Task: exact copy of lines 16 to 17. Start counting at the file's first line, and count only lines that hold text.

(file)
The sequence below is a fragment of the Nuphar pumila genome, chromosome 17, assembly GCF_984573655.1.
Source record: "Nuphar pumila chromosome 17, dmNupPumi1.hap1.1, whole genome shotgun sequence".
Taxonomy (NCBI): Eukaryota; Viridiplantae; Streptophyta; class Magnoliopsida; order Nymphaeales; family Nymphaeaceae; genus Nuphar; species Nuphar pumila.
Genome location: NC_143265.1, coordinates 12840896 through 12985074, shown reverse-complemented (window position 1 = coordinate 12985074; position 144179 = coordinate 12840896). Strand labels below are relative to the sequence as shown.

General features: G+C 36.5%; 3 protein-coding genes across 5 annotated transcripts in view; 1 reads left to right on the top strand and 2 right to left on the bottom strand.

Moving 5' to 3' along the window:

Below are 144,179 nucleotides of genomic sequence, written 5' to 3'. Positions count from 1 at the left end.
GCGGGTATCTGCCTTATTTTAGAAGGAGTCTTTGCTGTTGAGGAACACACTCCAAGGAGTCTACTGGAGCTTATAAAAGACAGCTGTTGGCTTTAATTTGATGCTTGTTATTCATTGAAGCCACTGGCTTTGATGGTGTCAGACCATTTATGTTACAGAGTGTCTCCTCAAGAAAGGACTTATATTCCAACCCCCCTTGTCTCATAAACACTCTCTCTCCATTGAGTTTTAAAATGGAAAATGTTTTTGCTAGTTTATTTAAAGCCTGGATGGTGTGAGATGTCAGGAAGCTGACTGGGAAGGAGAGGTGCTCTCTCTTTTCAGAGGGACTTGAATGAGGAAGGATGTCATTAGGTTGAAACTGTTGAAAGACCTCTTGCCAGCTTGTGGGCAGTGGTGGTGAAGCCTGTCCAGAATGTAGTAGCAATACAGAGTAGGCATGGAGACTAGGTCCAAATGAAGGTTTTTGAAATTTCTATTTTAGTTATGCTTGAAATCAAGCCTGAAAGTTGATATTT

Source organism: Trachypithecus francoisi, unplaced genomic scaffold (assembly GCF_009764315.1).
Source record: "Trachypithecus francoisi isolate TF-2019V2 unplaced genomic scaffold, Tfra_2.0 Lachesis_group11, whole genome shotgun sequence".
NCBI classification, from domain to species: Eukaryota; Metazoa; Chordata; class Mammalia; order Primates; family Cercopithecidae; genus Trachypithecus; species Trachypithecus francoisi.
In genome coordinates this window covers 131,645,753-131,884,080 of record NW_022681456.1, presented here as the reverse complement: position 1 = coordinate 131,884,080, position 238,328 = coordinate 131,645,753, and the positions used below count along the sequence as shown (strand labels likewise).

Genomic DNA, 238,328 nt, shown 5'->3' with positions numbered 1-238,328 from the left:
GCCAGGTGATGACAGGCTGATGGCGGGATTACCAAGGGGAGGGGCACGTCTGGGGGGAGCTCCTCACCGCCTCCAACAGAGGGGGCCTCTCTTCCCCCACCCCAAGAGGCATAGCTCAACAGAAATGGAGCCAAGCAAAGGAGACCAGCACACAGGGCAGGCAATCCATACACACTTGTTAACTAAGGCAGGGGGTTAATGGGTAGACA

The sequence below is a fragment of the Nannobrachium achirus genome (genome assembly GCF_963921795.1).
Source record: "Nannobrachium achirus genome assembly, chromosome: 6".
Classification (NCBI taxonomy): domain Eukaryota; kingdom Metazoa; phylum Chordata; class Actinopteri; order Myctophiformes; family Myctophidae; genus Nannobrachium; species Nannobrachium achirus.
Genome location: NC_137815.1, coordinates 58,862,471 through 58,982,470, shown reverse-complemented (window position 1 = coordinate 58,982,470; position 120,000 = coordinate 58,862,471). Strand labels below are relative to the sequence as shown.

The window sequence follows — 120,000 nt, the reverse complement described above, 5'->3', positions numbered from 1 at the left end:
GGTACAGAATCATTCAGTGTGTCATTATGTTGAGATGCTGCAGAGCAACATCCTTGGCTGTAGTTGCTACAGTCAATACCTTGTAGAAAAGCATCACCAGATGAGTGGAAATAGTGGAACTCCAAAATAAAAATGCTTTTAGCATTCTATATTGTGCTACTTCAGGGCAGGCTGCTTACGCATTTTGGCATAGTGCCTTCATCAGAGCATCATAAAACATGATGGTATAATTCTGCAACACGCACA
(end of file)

Source record: "Nannobrachium achirus genome assembly, chromosome: 6".
Classification (NCBI taxonomy): domain Eukaryota; kingdom Metazoa; phylum Chordata; class Actinopteri; order Myctophiformes; family Myctophidae; genus Nannobrachium; species Nannobrachium achirus.